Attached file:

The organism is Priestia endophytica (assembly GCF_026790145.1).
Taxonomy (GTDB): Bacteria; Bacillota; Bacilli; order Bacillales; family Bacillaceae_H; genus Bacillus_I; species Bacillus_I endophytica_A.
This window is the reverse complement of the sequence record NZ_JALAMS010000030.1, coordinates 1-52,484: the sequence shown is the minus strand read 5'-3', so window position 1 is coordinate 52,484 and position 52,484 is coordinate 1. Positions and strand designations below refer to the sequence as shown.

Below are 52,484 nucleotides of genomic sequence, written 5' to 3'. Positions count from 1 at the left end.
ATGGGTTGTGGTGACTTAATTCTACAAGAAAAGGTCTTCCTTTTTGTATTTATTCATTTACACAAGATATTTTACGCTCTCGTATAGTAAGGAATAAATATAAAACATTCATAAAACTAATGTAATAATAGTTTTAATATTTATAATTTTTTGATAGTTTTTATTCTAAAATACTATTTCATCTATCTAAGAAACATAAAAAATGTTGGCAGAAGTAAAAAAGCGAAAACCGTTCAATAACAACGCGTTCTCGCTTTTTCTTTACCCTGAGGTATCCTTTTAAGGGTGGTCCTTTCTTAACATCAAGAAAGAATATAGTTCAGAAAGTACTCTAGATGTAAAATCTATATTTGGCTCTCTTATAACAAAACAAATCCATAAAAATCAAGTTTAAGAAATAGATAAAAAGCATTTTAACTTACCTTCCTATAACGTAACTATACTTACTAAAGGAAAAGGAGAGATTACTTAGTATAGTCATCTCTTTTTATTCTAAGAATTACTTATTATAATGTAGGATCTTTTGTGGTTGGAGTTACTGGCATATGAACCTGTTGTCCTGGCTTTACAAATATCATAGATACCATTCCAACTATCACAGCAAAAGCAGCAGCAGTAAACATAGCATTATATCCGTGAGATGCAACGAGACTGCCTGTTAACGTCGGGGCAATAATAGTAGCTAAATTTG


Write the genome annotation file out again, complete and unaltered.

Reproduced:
The organism is Priestia endophytica (assembly GCF_026790145.1).
Taxonomy (GTDB): Bacteria; Bacillota; Bacilli; order Bacillales; family Bacillaceae_H; genus Bacillus_I; species Bacillus_I endophytica_A.
This window is the reverse complement of the sequence record NZ_JALAMS010000030.1, coordinates 1-52,484: the sequence shown is the minus strand read 5'-3', so window position 1 is coordinate 52,484 and position 52,484 is coordinate 1. Positions and strand designations below refer to the sequence as shown.

Below are 52,484 nucleotides of genomic sequence, written 5' to 3'. Positions count from 1 at the left end.
ATGGGTTGTGGTGACTTAATTCTACAAGAAAAGGTCTTCCTTTTTGTATTTATTCATTTACACAAGATATTTTACGCTCTCGTATAGTAAGGAATAAATATAAAACATTCATAAAACTAATGTAATAATAGTTTTAATATTTATAATTTTTTGATAGTTTTTATTCTAAAATACTATTTCATCTATCTAAGAAACATAAAAAATGTTGGCAGAAGTAAAAAAGCGAAAACCGTTCAATAACAACGCGTTCTCGCTTTTTCTTTACCCTGAGGTATCCTTTTAAGGGTGGTCCTTTCTTAACATCAAGAAAGAATATAGTTCAGAAAGTACTCTAGATGTAAAATCTATATTTGGCTCTCTTATAACAAAACAAATCCATAAAAATCAAGTTTAAGAAATAGATAAAAAGCATTTTAACTTACCTTCCTATAACGTAACTATACTTACTAAAGGAAAAGGAGAGATTACTTAGTATAGTCATCTCTTTTTATTCTAAGAATTACTTATTATAATGTAGGATCTTTTGTGGTTGGAGTTACTGGCATATGAACCTGTTGTCCTGGCTTTACAAATATCATAGATACCATTCCAACTATCACAGCAAAAGCAGCAGCAGTAAACATAGCATTATATCCGTGAGATGCAACGAGACTGCCTGTTAACGTCGGGGCAATAATAGTAGCTAAATTTG